- The Washington Times - Thursday, June 7, 2001

Attorney General John Ashcroft yesterday told a House committee that an extensive Justice Department investigation of federal prosecutions found no evidence of racial bias in the application of the death penalty.
Mr. Ashcroft, in sworn testimony before the House Judiciary Committee, said a review by department lawyers of 950 federal prosecutions actually found that black and Hispanic defendants were less likely to be sentenced to death than their white counterparts.
"There is no evidence of racial bias in the administration of the federal death penalty," he said, adding that the departments study — completed this week — confirmed a previous report by former Attorney General Janet Reno.
"The Reno study concluded, and our analysis has confirmed, that black and Hispanic defendants were less likely at each stage of the departments review process to be subjected to the death penalty than white defendants."
Mr. Ashcroft said the study was necessary to "ensure public confidence" and guarantee that the departments future enforcement of the federal death penalty statute was consistent "with high standards of fairness."
In a related matter, Mr. Ashcroft told Rep. Robert Wexler, Florida Democrat, that the department would investigate accusations of civil rights violations during the 2000 presidential election in Florida if any occurred.
The U.S. Commission on Civil Rights, in a disputed report released this week to selected media, said it would seek a Justice Department investigation of what it called civil rights violations during the election.
The commission has not publicly released the document or voted on what to do with it.
"I will be pleased to get a copy of the report when it is released and to evaluate it," he said. "I will pledge that the Department of Justice will cooperate to seek to enforce the law and to assess compliance with the law in accordance with its responsibilities."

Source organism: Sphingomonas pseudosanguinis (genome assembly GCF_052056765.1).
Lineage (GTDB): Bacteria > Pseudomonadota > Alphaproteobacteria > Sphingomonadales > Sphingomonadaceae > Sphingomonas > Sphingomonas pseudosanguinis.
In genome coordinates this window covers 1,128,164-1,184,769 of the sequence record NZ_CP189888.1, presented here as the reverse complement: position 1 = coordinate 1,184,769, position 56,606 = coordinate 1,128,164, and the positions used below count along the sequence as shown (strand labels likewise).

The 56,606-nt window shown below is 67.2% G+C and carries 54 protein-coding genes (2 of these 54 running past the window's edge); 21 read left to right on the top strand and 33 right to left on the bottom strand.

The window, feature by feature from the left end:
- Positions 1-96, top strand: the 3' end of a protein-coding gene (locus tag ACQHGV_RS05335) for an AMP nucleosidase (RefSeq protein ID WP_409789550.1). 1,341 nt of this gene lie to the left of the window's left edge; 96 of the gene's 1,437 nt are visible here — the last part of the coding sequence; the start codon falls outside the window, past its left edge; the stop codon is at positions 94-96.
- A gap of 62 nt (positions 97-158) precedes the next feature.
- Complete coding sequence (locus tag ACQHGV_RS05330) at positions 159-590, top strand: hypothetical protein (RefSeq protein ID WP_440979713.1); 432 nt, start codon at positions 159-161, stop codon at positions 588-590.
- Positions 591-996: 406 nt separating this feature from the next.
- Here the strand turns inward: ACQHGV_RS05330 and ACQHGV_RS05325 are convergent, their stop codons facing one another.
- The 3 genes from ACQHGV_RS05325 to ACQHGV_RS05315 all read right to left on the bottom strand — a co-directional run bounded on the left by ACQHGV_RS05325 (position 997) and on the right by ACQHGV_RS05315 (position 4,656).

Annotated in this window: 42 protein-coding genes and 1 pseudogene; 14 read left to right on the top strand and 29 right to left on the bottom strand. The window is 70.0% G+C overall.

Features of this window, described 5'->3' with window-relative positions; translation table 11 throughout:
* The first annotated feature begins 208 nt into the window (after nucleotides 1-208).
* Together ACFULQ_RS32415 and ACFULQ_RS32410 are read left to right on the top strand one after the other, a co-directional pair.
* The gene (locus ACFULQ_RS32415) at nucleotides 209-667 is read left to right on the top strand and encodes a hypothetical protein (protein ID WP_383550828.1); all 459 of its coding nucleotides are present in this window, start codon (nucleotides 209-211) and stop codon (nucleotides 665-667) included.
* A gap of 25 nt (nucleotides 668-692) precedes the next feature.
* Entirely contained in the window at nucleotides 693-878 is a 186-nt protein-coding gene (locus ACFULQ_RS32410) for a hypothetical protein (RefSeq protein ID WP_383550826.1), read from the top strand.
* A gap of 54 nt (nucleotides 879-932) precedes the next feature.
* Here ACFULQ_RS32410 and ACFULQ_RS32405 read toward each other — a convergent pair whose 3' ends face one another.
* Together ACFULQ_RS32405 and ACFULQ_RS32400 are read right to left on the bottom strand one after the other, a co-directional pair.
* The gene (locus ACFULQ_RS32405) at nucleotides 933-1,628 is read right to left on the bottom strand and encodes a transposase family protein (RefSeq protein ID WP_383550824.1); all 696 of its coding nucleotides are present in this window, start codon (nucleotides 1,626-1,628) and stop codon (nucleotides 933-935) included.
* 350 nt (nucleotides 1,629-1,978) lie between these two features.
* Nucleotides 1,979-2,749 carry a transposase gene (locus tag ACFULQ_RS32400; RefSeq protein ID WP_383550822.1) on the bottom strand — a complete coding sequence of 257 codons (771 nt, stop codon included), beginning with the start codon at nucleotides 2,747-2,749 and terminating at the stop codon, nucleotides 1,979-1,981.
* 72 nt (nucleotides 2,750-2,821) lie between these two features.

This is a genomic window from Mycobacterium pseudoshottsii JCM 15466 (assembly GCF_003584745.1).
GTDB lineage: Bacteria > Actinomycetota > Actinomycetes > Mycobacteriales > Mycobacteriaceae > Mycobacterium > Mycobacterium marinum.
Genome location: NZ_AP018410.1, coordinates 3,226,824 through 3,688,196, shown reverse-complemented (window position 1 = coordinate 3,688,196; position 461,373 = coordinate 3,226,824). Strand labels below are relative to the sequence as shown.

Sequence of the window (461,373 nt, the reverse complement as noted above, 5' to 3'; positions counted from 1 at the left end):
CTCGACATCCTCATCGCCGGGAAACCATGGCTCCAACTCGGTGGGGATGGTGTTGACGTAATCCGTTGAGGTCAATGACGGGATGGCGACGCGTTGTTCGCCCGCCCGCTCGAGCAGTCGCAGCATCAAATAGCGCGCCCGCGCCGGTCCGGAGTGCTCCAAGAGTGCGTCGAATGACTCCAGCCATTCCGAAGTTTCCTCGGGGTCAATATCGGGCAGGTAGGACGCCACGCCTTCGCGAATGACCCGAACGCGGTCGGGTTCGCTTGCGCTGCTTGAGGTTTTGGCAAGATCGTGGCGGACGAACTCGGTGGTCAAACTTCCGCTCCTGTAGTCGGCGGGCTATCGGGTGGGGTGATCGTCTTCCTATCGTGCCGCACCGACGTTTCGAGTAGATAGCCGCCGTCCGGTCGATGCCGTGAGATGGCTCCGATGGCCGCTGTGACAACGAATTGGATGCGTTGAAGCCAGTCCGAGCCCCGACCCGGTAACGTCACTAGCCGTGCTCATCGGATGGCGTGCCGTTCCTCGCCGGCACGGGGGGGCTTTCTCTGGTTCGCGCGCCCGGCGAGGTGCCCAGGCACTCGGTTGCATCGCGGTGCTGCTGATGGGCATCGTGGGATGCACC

The death penalty study was released yesterday as the department prepared to execute Oklahoma City bomber Timothy McVeigh and drug kingpin Juan Raul Garza — the first federal executions in 38 years. McVeigh is scheduled to die Monday. Garza, convicted of drug smuggling and murder, is set to be executed June 19.
Mr. Ashcroft told the committee that the finding of lower death penalty rates for blacks and Hispanics than whites held true for both "intraracial" cases those involving defendants and victims of the same race and ethnicity — and "interracial" cases, involving defendants and victims of different races.
According to the study, differences in state laws concerning criminal cases, decisions by state prosecutors and geographical factors — not intentional racial bias — accounted for the fact that the majority of defendants facing federal death sentences are minorities.
Of 21 inmates at the death-row unit at the federal penitentiary in Terre Haute, Ind., 14 are black, three are white, three are Hispanic and one is Asian.
Mr. Ashcroft said the study noted "a slight statistical disparity" in the treatment of plea agreements, and he has ordered a change in the departments death-penalty protocols to require prior approval by the attorney general before a capital charge can be dropped as part of a plea agreement.
The attorney general said the new protocol would give "greater consistency in all aspects of the application of the federal death penalty."
He also ordered the National Institute of Justice to begin a study to determine how death-penalty cases are brought to the federal system.
He also has told the NIJ to investigate the effectiveness of federal, state and local law enforcement in the investigation and prosecution of murder in America and to determine whether there is "sufficient accountability" in murder cases.
The committees ranking Democrat, John Conyers Jr. of Michigan, criticized Mr. Ashcroft for failing to release the departments death-penalty study to Democrats before making it public. He called the release "unfair," adding that the attorney generals "unilateral presentation" of the report before the panel "means nothing to me until we see it."

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